Vaccination has greatly diminished death, illness and suffering in the world. But no other medical technology has been so dogged with controversy. The book chronicles the development of the key lifesaving vaccines since the 18th century. It tells the stories of great scientists and their discoveries, of the protests and pain along the stumbling path of progress. This is the first book to tell the whole story of vaccination for a general audience. In light of controversies about flu vaccine and autism, it will be of particular interest to parents, pediatricians, public health workers and anyone fascinated by medical history. Read More>>

Also Available: Table of Contents and Index

Arthur Allen is a Washington DC-based journalist who has written on vaccine issues in The New York Times Magazine, the Washington Post Magazine, The New Republic, Atlantic Monthly, Salon and Slate.


The (London) Guardian

A jab in the right direction

Arthur Allen shows how inoculation's successes have led to recent concerns in Vaccine, while Robert Bud charts a very different story in Penicillin, says Mark Honigsbaum

Mark Honigsbaum
Saturday May 5, 2007


Vaccine: The Controversial Story of Medicine's Greatest Lifesaver, by Arthur Allen. 512pp, WW Norton, £17.99
Penicillin: Triumph and Tragedy, by Robert Bud. 340pp, Oxford, £30

In March 1947, Eugene LaBar, a rug importer returning from Mexico to Maine by Greyhound bus, collapsed in Manhattan complaining of a fever, rash and headache. Within days LaBar and 11 other New Yorkers had been diagnosed with smallpox, sparking the largest mass vaccination in the city's history. During the following three weeks, six million people were inoculated with the vaccina virus, then as now the only protection. Indeed such was New Yorkers' faith in medical technology and the power of vaccination that clerks and Broadway showgirls queued through the night outside doctors' surgeries in their eagerness to join what newspapers dubbed "the Order of the Itching Arm".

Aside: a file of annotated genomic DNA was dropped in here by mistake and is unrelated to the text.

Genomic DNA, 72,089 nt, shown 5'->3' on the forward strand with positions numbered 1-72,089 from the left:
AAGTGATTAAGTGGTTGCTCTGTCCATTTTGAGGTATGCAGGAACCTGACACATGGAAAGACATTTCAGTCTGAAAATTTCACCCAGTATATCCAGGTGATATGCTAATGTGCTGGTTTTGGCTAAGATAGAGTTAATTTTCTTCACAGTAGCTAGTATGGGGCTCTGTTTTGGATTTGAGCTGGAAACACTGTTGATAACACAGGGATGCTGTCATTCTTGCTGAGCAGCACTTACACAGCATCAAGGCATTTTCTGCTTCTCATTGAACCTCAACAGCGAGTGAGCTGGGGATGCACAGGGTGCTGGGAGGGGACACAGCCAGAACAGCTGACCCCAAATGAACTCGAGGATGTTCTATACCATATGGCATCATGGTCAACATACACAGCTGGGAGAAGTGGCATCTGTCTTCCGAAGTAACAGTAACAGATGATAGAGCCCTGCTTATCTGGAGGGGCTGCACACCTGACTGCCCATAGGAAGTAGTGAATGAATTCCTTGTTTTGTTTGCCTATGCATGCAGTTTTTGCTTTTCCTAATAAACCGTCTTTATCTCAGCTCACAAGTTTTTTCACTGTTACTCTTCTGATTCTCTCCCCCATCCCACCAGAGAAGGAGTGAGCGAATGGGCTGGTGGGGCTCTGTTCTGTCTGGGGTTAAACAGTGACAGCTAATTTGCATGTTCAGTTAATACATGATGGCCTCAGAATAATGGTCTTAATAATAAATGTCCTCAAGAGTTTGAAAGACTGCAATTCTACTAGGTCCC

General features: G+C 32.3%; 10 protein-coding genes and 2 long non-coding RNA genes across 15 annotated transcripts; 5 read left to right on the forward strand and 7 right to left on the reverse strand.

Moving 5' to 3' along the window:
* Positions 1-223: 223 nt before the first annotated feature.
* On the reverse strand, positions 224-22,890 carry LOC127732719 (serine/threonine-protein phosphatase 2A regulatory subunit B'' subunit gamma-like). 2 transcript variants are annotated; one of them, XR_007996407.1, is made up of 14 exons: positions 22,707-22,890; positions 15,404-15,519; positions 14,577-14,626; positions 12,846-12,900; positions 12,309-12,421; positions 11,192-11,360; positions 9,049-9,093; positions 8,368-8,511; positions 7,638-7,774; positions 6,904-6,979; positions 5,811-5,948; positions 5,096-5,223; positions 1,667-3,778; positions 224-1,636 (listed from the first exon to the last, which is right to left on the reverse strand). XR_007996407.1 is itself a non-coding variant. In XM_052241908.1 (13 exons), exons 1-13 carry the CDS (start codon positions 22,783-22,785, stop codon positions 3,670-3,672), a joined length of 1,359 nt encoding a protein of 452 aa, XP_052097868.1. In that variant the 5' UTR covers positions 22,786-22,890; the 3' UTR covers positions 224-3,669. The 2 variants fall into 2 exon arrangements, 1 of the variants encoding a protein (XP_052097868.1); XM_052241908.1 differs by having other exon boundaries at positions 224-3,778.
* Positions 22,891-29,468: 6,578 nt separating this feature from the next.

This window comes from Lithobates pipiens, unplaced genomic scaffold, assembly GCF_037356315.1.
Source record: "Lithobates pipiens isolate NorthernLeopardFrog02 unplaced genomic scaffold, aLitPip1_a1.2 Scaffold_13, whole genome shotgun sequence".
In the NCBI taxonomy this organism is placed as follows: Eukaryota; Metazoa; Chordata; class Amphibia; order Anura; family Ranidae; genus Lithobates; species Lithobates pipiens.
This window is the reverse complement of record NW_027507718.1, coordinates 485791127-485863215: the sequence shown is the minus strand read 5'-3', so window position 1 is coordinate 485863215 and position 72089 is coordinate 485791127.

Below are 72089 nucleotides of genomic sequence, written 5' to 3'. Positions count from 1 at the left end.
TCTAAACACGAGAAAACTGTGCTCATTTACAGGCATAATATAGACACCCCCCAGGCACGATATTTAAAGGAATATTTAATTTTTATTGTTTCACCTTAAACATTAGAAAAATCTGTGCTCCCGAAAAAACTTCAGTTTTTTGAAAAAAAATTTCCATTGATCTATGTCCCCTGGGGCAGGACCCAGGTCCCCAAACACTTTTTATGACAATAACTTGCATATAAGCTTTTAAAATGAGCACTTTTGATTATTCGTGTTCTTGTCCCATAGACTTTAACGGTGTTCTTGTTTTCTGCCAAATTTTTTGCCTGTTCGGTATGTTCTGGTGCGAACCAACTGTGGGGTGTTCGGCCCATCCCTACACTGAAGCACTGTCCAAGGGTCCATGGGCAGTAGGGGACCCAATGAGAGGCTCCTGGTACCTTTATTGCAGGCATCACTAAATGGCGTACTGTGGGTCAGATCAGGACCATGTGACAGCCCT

Fast-forward to our own MMR-challenged times, however, and it's a very different story. As the threat of smallpox, measles and other disfiguring childhood diseases has receded, so the balance of power between doctors and patients has shifted. In an era when a list of potential vaccine side-effects is just a mouse click away, few of us itch to have itching arms any longer. Nor do we automatically regard vaccination as a duty to the community, particularly if, as in the case of the HPV vaccine, the disease is sexually transmitted and thus complicated by moralising judgments about "degenerate lifestyles".

According to Arthur Allen, a former AP foreign correspondent with a decade-long interest in the subject, this state of affairs is largely a reflection of vaccination's success. Only a generation of parents that has never experienced the horrors of smallpox - a disease that Macaulay described as "the most terrible of all the ministers of death" and which was thankfully deemed to have been eradicated by the World Health Organization in 1980 - can enjoy the luxury of worrying about autism, a condition that didn't blip on to most GPs' radar screens until 1980. But it also reflects the fact that the question of whether or not to inoculate has always been as much a political as a personal question, and has always attracted zealots on either side.

One of the joys of reading Allen's well-researched but never boring 500-page history is that he pricks both camps, taking a critical look at both the anti-vaccinists' championing of pseudo-science and the medical establishment's repeated tendency to downplay the genuine dangers of vaccine side-effects.